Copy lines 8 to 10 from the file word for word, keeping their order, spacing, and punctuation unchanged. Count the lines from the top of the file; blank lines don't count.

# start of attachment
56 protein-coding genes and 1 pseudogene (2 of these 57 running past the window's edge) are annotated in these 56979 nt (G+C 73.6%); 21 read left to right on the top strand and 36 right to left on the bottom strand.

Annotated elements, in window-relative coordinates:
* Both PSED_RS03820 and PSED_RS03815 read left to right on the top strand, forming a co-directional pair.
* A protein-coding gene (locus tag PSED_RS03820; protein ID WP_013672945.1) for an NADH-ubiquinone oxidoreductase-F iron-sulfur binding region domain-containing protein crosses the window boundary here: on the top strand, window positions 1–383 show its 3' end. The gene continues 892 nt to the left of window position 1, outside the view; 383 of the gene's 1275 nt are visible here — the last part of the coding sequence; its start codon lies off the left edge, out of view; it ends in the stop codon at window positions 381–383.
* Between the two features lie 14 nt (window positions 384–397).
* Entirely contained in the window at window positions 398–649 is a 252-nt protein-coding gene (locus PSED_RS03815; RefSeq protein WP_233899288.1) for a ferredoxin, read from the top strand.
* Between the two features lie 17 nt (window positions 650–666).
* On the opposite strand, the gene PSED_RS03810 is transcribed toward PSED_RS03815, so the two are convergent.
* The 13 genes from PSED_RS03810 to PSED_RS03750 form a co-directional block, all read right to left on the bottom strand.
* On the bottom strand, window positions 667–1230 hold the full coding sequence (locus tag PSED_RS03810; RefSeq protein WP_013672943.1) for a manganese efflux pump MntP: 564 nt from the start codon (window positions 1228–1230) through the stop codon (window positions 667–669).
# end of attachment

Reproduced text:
* On the opposite strand, the gene PSED_RS03810 is transcribed toward PSED_RS03815, so the two are convergent.
* The 13 genes from PSED_RS03810 to PSED_RS03750 form a co-directional block, all read right to left on the bottom strand.
* On the bottom strand, window positions 667–1230 hold the full coding sequence (locus tag PSED_RS03810; RefSeq protein WP_013672943.1) for a manganese efflux pump MntP: 564 nt from the start codon (window positions 1228–1230) through the stop codon (window positions 667–669).